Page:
In Article 9 we covered the ability of Miscanthus to capture nitrogen, dramatically reducing leaching. This is based partly on international research but this has been confirmed in New Zealand by Dr Jeff Brown, Senior Environmental Scientist at Fonterra with his own research.
This presents a valuable opportunity for companies that produce nitrogen-rich effluent and also use heat as part of their processing. Businesses such as breweries and meat works immediately spring to mind. They can make themselves more environmentally friendly by utilising this unique ability of Miscanthus. The opportunity is there for them to demonstrate that they are actively reducing nitrogen leaching while at the same time reducing their carbon footprint. In addition they will create a resource that can be used as boiler fuel for production of their heat.
But the benefits do not stop there. At present is almost certain that district councils have to handle the effluent from these businesses and treat it appropriately before disposing of it. Much of the nitrogen almost certainly ends up being leached into the groundwater. So there is an opportunity to work with the district council to turn something that is a cost to the environment, to the council and to the business, into an environmentally benign revenue producer for the council, with potential cost savings for the business.
How would that work? In fact it is quite simple. If the company itself were to spray irrigate the effluent directly onto an adjoining Miscanthus crop, it will benefit the Miscanthus production levels while significantly reducing nitrogen leaching. If logistics and location of the business do not allow that, the council that handles the effluent can spray irrigate the effluent onto its own Miscanthus crop, happy in the knowledge that it is not contributing to increases to nitrogen in groundwater. In both cases, from year two onwards there will be harvest of the Miscanthus that produces revenue from what until now has simply been a cost.
The benefits to the council are that they will have less effluent to treat and as well as saving on that cost they will be able to generate some revenue. They will also be reducing their carbon footprint and significantly reducing their nitrogen leaching impact. It will take some time for them to get used to this idea because they are not in the habit of receiving revenue from managing effluent.
The benefits to the companies include reduction in their heating bill – probably currently produced by burning coal – improving their carbon footprint and quite importantly improving their environmental credentials because of less nitrogen leaching from their effluent. These companies may even be able to negotiate a rates reduction with the council because of the amount of money that they will be saving the council.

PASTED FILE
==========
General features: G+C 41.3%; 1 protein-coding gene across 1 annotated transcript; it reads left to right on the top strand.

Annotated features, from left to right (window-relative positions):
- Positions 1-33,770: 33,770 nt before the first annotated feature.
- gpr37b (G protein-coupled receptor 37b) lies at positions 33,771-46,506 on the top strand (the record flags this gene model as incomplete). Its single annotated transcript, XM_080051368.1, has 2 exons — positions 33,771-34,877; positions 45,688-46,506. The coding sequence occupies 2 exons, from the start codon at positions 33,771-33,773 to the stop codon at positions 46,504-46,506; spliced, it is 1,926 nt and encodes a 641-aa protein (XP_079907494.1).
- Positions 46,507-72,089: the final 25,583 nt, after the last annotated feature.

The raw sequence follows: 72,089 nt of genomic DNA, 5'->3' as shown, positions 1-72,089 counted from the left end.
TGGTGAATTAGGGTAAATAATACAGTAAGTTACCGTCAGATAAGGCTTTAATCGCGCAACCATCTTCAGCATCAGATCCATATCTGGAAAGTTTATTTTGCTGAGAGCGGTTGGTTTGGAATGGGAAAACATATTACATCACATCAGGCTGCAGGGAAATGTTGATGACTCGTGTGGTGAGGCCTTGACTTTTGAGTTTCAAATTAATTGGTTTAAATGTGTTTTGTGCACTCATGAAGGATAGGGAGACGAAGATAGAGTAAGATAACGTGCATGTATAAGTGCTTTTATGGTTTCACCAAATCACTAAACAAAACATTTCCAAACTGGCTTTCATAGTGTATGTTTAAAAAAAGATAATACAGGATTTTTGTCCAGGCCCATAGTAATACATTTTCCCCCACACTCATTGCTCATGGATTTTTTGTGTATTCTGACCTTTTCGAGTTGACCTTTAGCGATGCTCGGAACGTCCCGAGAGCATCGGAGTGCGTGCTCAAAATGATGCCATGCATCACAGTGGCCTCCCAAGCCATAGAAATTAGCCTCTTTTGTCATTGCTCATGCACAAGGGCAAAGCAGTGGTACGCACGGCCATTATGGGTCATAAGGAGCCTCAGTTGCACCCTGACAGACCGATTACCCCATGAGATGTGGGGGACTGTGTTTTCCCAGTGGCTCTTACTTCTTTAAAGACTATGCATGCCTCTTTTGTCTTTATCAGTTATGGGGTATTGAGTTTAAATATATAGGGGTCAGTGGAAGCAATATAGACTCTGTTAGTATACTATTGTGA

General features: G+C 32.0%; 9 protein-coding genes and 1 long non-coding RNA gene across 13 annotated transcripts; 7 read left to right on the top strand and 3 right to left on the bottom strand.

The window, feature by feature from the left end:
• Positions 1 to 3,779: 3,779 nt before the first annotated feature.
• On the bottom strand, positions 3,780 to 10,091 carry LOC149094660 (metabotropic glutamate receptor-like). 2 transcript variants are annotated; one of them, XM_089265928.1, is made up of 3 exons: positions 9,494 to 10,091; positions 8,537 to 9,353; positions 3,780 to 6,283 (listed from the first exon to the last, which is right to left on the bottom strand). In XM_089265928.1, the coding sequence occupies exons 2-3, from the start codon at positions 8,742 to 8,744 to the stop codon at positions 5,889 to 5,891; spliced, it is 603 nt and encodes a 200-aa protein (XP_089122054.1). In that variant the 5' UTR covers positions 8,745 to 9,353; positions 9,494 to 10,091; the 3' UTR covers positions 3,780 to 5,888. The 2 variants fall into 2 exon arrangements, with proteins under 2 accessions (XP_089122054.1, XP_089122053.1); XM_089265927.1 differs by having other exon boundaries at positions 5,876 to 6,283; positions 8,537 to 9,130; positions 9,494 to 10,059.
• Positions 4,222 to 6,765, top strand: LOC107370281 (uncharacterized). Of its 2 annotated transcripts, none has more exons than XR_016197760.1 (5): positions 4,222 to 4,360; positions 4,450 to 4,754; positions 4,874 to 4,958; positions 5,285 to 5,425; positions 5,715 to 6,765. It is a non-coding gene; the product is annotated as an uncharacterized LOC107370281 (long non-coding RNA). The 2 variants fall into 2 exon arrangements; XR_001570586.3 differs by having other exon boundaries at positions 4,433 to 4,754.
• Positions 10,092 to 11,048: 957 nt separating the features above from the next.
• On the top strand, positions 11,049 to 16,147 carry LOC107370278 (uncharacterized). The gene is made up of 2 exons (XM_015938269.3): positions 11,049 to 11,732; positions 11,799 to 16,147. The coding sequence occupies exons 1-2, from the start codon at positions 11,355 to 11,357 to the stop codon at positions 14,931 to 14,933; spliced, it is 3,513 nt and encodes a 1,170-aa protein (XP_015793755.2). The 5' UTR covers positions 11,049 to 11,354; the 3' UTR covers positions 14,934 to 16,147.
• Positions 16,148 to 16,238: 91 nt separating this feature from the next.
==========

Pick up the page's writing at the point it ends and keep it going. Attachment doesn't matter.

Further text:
So all businesses that require heat for their process and also produce nitrogen rich effluent, should not only be sitting up and taking notice but they should be seeking professional advice from people who are familiar with establishment, production and use of Miscanthus in New Zealand. At present this really means Miscanthus New Zealand Limited (MNZ), or PFS Consultants Limited (PFS). Anybody wanting to get in touch with PFS can get the contact details from MNZ. Companies such as milk factories, cheese factories, meat works and breweries are all obvious candidates and one of them has already commenced discussion with MNZ. But there are sure to be many more that fit into the scenario very well.
At the same time district councils should be also seeking qualified and experienced professional advice (MNZ or PFS again) on how this could be implemented in their district to satisfy their ratepayers’ demand for improved environmental outcomes, without increasing rates. In fact there will be potential to reduce rates once they start getting into sales of the Miscanthus product that they will be growing. An excellent detailed proposal has been independently prepared for one council to put its total treated sewage output onto a Miscanthus crop. This proposal could be supplied to other councils perhaps with a few small modifications.
If the district councils do not follow up on this, the regional councils should be carrying out the same investigations so that they can then be in a position to require the district councils to act responsibly in this manner.
MNZ is completely certain that this will begin being done very soon so the choice that New Zealand companies and councils will need to make is whether they proceed in this manner voluntarily or whether they are forced to do so by a higher authority – even, if necessary, central government.
In due course MNZ will report on how things develop in relation to all of this.